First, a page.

Farewell, Thomas Jefferson (T.J.) Davis

Farewell, Thomas Jefferson (T.J.) Davis

Farewell, Thomas Jefferson (T.J.) Davis

June 21, 1936 – May 7, 2023

It is with a great deal of sorrow that I share with you the passing of Thomas Jefferson (T.J.)  Davis. As many of you know. T.J. was the subject of my last book, “Edgar Cayce and the Unfulfilled Destiny of Thomas Jefferson Reborn.” In it I discussed how on June 23, 1936, Edgar Cayce, the most renowned psychic of the 20th century, gave a Life Reading for the two-day old T.J., who was the nephew of Cayce’s secretary Gladys Davis. In this Reading, Cayce identified one of the child’s past lives as that of Thomas Jefferson, adding this stunning prediction–that he “may become more important in the affairs of the WORLD than this entity in its previous experience has been to America–Thomas Jefferson.” This book examines all the reasons why that prediction never happened. It was the culmination of eight years I spent in researching and writing his story so that I could fulfill a pre-life promise I made to his soul to get this done, no matter what obstacles were thrown at me, and believe me, there were many!

Yet I must tell you, there is so much more to my relationship with T.J. than this. Since 1987, I have worked on the lifetime that we shared together. It wasn’t the only life we shared, but it was the one that had the most significance in this life for my soul’s journey. Through divine intervention, we met in this life in 1996 and in the following years, our friendship blossomed. We would go strong for a few years and then, without warning, we’d find ourselves separated for years at a time again. When we were together, we seldom talked about his Jefferson past life, because that did not mean a great deal to him. What mattered to him was his connection to his dear “Eddie Cakie” as he called Cayce as a child. We came to understand we were together again in this life because of our mutual connection to this great man. To T.J., that was far more important than his former glory as Jefferson or as his other famous past life, that of Alexander the Great.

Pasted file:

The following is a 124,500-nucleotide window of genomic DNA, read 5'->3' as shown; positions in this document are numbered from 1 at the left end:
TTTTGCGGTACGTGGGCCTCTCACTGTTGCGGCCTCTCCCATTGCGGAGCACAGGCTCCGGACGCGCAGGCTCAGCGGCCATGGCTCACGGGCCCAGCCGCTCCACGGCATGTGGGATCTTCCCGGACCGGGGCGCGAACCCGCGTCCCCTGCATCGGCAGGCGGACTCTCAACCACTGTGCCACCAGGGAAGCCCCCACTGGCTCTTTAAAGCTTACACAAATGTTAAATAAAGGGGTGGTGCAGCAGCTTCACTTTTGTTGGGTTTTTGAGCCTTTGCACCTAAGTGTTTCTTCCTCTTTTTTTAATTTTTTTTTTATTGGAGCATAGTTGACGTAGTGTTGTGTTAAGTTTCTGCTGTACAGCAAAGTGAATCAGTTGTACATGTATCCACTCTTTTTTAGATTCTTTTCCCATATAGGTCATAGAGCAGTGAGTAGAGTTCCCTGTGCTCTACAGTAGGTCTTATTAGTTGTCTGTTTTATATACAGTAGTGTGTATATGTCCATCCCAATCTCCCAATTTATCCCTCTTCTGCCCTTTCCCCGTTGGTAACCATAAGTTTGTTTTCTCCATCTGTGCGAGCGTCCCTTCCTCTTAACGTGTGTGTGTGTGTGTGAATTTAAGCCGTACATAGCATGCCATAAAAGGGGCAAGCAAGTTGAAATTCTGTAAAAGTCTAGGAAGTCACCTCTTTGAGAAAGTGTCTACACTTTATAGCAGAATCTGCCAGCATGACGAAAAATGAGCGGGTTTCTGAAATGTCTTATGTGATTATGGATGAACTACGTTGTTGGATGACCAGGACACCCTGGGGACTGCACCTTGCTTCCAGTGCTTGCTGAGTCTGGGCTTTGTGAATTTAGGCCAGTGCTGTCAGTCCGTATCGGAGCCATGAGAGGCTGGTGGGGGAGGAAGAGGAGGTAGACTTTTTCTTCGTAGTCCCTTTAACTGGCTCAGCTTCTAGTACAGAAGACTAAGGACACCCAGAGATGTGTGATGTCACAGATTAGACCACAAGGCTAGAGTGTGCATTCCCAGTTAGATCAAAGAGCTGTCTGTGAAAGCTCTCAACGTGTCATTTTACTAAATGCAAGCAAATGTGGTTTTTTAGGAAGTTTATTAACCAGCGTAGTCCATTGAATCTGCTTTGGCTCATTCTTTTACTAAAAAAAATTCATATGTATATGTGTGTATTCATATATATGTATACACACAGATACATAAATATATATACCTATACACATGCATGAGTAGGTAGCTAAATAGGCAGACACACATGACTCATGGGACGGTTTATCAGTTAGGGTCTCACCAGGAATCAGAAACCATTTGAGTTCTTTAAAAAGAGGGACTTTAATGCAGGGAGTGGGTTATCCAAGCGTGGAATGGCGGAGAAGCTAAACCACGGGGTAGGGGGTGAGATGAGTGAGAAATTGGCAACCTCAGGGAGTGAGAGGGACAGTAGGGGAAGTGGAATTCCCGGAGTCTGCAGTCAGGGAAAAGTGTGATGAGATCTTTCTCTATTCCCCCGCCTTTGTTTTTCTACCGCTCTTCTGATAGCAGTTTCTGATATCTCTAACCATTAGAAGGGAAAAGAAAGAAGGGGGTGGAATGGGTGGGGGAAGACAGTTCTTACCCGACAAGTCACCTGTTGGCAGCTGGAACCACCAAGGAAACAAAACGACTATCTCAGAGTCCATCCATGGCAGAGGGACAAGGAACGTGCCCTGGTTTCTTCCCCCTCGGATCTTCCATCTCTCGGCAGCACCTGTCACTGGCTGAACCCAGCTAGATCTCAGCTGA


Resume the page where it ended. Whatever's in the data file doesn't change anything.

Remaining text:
Over the years we had many deep and profound conversations as he confided some of the karma he was dealing with in this life. We occasionally recalled an incident from one of our past lives, but that was never in the forefront of our conversations. We loved each other on a deep soul level and recognized early in our relationship that we came together to continue to share the teachings of Edgar Cayce. The stories T.J. told of his years growing up in the Cayce household, were so endearing and I understood early on what an incredible, loving bond Cayce and T.J. shared. As he continued to confide in me, I realized how much he had been maligned in this life. People mocked him because he did not fulfill Cayce’s prophecy, and yet, I knew something else was at play here that people needed to understand–and that was the role of free will. So like a reporter for the universe, I felt compelled to share what I sensed was the untold truth of his incarnation in this life. We had hours upon hours of conversations in which he told me of his life in the Cayce household, or talking about karma and the soul, and all the things Cayce taught him. We had many lofty ideas on how best to continue that work, but karma, time, age and illness prevented that from happening except on those few precious occasions when I could get him to talk in public.

I took a lot of heat for writing his book, but I have absolutely no regrets for doing it. As a matter of fact, of all my books, this is the one I am most proud of. I was racing against time to get it published before he passed and luckily, I did. After he read the final draft and saw it published, he said he loved it and commended me on a job well done. That was all my soul needed to hear, for it was then I knew I had fulfilled the promise I made to him when we were between lives–that I would tell his story.

I miss my friend so deeply I cannot express it in words. He promised me he’d live to 140, but came up considerably short of that goal. Well, that’s all right, dearest soul. There’s always next time…

Joanne DiMaggio, MA,CHt

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